Recently one of our customer projects at work discovered a need for value-specific logfiles.
For our purposes, let’s say we have a retail system. Every evening, we want to run a settlement report against this system’s financial behavior for the day. This settlement report will…
1. Execute, via a single process, application code to produce a settlement report
2. Emit low-level operational facts about that execution to a system log to record details of process behavior
3. Persist its high-level findings to a relational database table with a unique primary key
Here, we’re interested in altering the behavior in step 2 to produce separate per-execution logfiles rather than one continuous logfile for all reports. That is, we’d like the following…
ls -al logs
-rw------- 1 log-user staff 2.0M Jul 4 17:02 settlement-report-84.log
-rw------- 1 log-user staff 2.0M Jul 5 17:02 settlement-report-85.log
That DB primary key gives us a useful handle to differentiate.
Logback possesses reasonably flexible configuration, and
clojure.tools.logging allows access to custom Logger and LoggerFactory implementations. One can use the Logger protocol’s
write! method to execute arbitrary code — a useful example being
clojure.tools.logging‘s own tests — with the tradeoff that any formatting choices made in this method will need to be managed apart from the application’s Logback config file.
It turns out Logback can actually get us most of the way there with its out-of-the-box facilities.
We can cooperate a little more closely with the existing Logback config by establishing a task-specific logger in concert with a SiftingAppender, whose purpose is to provide functionality around this notion of value-specific logfiles.
Here are the specific bits of the
discriminator key above is the most significant bit. It will use the
file directive to produce logfiles that are distinguished by
That value is conveyed via Logback’s “Mapped Diagnostic Context“. We made use of io-clj/logging, a tiny Clojure library, to abstract away interaction with MDC, along with a dynamic var for thread-local state.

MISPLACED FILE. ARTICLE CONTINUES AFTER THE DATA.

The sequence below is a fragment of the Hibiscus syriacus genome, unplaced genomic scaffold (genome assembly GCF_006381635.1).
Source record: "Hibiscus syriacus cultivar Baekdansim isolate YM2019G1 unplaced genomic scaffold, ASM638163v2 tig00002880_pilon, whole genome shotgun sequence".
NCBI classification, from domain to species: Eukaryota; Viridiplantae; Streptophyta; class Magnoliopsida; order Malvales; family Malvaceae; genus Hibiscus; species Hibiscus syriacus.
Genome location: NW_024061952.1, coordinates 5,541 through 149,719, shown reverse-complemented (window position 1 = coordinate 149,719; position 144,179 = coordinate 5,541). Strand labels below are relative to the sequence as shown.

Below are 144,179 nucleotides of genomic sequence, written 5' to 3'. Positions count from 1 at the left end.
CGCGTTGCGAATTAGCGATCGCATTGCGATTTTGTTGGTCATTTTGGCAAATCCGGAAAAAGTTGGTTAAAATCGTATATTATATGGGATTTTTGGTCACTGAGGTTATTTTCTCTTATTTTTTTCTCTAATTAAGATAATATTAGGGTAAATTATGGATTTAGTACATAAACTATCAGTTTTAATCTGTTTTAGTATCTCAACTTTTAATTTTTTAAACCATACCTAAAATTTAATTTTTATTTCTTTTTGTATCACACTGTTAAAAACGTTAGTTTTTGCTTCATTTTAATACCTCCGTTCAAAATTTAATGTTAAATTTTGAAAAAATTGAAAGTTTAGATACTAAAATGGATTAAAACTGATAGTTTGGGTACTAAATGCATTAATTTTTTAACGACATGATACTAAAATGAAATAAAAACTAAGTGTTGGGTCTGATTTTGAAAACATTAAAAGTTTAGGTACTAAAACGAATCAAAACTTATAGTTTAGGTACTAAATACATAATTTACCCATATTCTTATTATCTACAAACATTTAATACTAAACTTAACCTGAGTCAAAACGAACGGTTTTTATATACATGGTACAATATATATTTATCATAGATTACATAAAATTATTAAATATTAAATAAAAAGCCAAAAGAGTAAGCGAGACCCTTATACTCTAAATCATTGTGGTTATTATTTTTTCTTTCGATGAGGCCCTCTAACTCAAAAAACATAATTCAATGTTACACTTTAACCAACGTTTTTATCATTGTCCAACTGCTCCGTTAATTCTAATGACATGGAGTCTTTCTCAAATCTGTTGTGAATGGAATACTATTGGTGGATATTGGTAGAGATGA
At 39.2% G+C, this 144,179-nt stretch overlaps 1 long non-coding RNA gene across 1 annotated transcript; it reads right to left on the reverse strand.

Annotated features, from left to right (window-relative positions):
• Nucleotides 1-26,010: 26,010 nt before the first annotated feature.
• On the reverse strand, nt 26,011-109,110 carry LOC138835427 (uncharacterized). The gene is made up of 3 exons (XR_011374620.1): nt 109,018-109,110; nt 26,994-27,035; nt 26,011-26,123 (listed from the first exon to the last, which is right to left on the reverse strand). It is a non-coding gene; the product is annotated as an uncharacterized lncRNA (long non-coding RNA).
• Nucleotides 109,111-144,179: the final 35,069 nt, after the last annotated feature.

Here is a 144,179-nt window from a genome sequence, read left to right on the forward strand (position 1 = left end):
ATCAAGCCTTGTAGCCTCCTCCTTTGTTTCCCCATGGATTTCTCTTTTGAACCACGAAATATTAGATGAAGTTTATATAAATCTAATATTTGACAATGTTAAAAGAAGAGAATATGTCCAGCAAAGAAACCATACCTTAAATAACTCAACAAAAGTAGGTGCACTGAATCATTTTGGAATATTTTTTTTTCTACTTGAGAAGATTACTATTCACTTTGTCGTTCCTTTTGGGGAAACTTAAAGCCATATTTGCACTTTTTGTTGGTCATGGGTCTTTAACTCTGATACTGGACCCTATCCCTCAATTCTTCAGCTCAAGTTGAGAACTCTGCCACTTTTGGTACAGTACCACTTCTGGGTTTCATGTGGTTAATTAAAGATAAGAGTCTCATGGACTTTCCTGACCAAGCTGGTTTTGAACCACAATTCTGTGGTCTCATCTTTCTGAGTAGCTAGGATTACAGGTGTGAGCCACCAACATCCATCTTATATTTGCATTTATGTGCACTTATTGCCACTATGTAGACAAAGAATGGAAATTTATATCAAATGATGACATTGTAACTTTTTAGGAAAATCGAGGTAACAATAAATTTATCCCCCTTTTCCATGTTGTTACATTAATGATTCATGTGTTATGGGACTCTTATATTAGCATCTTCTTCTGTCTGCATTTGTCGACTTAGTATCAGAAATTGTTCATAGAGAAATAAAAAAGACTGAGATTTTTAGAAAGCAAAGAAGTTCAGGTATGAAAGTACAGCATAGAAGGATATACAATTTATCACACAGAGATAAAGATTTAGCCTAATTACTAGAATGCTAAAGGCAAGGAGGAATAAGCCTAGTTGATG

Considerations Addressed Hereby
We make use here of
clojure.tools.logging‘s log macro, a bit of plumbing that gives access to multiple arities. We’re using the 4-arity implementation that allows one to specify the logger name. The default Logback behavior dispatches on caller namespace, but we can use an arbitrary string here to point to our value-specific logger in the Logback config.xml.
Providing vars named after the conventional set of logging levels (
debug, etc.) allows one to migrate client namespaces to the value-specific logger by simply changing the client’s
require spec to reference the new logging namespace.
Making these vars available as macros is a common pattern with logging wrappers to preserve the original call-site, so Logback can use the caller’s namespace to dispatch to the right logger; things like line numbers are also preserved.
Providing this as a separate namespace with a dynamic var for storage is a subtlety that may not be readily apparent. Mechanically, it allows us to use the logging facility from any other namespace without causing a cycle in the call-graph. Semantically, that’s necessary because neither Logback’s
MDC facility nor the
io-clj/logging library are prepared to handle Clojure’s thread pools out of the box.
That is, simple usages passing a data literal to the library’s
with-logging-context macro will behave as expected but any logging calls on the other side of a thread boundary will provoke bad behavior. The value of the data literal in code that uses a thread pool will intermittently occupy the wrong thread; often the process driving the logging will have no such bindings, triggering the appender’s
defaultValue, and therefore logging to the wrong file. In our project, we happen to use a number of
core.async routines to drive the settlement data pipe-line; each of these contexts needs to re-establish the
*logging-context* binding in its own logging calls. Providing this stand-alone logging facility means those constituent call-sites can just call the appropriate log-level in
app.logging and let the macro manage access to the dynamic binding as appropriate.
This is imperfect in at least one way. We are treating the monotonically-increasing primary key as universally unique when it is not; the PK may be “re-used” by other instances of the system — particularly instances with a new DB like system tests that exercise this codepath. If Logback is configured to clobber existing files when attempting to create a logfile with a name that already exists, data loss may result. An easy fix here would be to add a timestamp to the filename.
Thanks to Sam Umbach for valuable input and review!